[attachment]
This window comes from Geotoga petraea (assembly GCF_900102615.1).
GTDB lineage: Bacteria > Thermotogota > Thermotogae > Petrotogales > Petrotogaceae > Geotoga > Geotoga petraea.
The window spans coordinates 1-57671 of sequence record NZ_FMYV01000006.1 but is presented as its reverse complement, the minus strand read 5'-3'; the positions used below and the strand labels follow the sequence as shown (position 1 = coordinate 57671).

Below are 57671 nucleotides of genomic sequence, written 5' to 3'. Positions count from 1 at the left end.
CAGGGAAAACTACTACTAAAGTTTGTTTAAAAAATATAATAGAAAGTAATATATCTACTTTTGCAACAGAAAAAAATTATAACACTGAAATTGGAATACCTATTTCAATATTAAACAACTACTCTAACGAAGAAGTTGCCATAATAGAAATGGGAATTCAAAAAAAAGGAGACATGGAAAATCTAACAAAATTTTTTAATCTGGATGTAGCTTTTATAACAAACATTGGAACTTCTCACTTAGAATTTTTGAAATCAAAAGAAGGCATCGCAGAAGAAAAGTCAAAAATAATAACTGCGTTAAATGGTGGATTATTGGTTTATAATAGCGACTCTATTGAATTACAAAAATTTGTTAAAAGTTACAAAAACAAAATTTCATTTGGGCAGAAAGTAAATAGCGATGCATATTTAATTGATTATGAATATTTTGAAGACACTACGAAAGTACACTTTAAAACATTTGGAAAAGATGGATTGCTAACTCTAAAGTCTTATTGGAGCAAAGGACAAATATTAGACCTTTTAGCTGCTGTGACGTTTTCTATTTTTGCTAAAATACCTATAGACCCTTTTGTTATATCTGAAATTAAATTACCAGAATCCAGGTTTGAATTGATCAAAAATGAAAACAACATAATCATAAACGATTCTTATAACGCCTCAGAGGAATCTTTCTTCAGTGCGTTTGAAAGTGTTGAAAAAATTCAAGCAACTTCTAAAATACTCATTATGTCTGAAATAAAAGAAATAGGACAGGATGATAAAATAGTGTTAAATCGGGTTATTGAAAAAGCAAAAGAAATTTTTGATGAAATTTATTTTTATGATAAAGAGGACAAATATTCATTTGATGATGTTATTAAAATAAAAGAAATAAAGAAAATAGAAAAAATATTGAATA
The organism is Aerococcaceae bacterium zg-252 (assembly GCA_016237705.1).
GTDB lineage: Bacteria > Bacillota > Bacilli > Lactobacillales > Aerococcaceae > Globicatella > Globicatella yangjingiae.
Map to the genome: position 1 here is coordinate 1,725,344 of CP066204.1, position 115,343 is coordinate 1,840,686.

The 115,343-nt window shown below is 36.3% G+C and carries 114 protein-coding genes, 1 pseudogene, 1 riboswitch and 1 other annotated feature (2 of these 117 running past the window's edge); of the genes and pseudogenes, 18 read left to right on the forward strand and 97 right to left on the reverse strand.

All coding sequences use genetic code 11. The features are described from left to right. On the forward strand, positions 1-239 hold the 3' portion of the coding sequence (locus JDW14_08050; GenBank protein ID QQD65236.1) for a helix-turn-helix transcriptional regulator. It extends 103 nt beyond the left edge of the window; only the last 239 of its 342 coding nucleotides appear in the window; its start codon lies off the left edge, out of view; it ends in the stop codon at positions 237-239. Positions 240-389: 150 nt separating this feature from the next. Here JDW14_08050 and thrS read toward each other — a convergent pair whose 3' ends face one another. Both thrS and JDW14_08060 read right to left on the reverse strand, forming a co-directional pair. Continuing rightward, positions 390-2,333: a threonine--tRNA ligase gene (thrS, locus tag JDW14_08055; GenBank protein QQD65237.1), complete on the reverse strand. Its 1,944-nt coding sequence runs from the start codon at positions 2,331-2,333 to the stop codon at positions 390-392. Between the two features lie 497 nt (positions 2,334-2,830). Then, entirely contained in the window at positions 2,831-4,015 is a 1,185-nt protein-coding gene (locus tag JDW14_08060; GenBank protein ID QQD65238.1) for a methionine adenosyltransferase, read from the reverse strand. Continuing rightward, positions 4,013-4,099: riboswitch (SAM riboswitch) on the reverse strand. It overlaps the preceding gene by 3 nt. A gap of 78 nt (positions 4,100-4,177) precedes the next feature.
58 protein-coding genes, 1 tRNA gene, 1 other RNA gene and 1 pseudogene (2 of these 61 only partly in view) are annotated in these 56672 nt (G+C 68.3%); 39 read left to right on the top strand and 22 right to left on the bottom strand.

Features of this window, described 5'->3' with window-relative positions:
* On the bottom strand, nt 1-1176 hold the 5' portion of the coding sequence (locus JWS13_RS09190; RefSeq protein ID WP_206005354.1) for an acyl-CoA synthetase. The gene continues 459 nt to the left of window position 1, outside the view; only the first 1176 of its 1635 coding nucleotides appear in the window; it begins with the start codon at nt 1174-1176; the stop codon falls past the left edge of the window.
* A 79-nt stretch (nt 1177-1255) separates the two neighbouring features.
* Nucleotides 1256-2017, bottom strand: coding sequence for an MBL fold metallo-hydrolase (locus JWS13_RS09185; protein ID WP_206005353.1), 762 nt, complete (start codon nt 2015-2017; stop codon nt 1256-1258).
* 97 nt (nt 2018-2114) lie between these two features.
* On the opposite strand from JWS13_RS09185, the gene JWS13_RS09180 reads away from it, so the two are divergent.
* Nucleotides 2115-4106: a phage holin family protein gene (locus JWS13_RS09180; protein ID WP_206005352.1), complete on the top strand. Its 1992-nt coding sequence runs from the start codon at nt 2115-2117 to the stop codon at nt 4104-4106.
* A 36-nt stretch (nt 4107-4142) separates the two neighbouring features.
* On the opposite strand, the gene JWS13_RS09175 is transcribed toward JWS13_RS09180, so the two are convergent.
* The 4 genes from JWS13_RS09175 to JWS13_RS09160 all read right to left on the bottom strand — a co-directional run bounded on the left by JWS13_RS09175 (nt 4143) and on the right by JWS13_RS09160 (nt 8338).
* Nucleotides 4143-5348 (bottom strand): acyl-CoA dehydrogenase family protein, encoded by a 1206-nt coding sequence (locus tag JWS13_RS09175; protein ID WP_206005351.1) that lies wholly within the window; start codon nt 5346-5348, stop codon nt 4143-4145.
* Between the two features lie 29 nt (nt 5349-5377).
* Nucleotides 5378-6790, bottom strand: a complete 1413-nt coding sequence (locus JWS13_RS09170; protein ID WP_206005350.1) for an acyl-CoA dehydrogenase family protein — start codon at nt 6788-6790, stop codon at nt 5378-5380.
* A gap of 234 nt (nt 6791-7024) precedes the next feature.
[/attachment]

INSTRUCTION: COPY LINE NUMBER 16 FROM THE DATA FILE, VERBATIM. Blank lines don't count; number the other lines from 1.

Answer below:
* 97 nt (nt 2018-2114) lie between these two features.